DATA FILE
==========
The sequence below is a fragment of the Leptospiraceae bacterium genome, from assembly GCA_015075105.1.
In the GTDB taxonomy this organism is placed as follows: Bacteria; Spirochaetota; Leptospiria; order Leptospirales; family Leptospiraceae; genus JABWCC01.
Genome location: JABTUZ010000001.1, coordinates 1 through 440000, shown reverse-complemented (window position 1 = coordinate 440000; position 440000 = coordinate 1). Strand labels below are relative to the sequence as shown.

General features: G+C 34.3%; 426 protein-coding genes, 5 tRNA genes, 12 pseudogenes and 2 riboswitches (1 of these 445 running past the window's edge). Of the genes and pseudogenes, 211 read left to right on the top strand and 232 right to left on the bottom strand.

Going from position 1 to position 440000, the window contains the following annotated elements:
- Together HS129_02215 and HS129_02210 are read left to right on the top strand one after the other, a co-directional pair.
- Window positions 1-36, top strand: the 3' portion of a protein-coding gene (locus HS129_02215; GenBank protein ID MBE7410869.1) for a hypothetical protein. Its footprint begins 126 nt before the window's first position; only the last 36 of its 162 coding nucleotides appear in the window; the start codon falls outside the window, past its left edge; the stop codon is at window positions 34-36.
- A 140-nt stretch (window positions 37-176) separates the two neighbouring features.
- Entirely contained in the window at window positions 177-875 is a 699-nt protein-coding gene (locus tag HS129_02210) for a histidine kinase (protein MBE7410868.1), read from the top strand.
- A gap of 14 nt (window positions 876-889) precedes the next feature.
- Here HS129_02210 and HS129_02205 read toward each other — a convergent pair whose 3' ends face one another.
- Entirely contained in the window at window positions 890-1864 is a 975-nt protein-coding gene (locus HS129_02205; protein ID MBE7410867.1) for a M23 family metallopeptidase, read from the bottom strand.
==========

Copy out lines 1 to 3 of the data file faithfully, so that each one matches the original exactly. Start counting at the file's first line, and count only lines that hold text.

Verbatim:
The sequence below is a fragment of the Leptospiraceae bacterium genome, from assembly GCA_015075105.1.
In the GTDB taxonomy this organism is placed as follows: Bacteria; Spirochaetota; Leptospiria; order Leptospirales; family Leptospiraceae; genus JABWCC01.
Genome location: JABTUZ010000001.1, coordinates 1 through 440000, shown reverse-complemented (window position 1 = coordinate 440000; position 440000 = coordinate 1). Strand labels below are relative to the sequence as shown.